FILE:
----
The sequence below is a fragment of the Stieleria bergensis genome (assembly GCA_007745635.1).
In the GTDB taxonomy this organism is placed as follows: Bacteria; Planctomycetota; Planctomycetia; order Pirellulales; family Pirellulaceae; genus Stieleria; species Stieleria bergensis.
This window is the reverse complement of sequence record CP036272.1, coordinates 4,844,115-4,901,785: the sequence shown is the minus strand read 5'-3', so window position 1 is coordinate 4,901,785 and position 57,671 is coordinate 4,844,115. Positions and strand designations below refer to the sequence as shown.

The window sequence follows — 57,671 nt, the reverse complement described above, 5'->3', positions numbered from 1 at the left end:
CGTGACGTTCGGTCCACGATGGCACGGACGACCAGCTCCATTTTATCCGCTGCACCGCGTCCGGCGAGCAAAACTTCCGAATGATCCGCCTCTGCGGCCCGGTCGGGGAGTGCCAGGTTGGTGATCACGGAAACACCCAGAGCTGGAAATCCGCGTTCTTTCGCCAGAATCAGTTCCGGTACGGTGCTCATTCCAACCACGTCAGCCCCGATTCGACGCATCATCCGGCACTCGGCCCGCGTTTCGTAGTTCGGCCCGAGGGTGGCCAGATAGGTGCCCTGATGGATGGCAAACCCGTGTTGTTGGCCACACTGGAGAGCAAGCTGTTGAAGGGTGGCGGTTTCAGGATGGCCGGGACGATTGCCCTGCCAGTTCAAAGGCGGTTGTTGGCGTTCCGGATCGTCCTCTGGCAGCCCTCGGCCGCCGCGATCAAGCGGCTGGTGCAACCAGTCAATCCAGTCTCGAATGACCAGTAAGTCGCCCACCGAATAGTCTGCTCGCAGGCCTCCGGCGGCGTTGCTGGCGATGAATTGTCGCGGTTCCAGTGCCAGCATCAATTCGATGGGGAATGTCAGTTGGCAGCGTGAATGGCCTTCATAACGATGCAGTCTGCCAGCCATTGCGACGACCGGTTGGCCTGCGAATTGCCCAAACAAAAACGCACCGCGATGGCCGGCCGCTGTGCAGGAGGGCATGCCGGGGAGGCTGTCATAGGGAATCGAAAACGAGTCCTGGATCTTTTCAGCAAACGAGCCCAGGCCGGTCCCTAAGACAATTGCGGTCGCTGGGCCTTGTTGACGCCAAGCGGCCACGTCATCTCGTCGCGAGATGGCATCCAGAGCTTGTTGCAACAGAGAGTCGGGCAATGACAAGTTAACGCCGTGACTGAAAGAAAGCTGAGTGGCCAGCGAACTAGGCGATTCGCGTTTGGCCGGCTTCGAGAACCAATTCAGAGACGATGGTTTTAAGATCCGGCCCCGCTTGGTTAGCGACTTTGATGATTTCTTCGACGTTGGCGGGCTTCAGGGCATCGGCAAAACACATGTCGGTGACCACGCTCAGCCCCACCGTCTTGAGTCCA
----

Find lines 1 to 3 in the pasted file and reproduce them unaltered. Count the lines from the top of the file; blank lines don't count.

The sequence below is a fragment of the Stieleria bergensis genome (assembly GCA_007745635.1).
In the GTDB taxonomy this organism is placed as follows: Bacteria; Planctomycetota; Planctomycetia; order Pirellulales; family Pirellulaceae; genus Stieleria; species Stieleria bergensis.
This window is the reverse complement of sequence record CP036272.1, coordinates 4,844,115-4,901,785: the sequence shown is the minus strand read 5'-3', so window position 1 is coordinate 4,901,785 and position 57,671 is coordinate 4,844,115. Positions and strand designations below refer to the sequence as shown.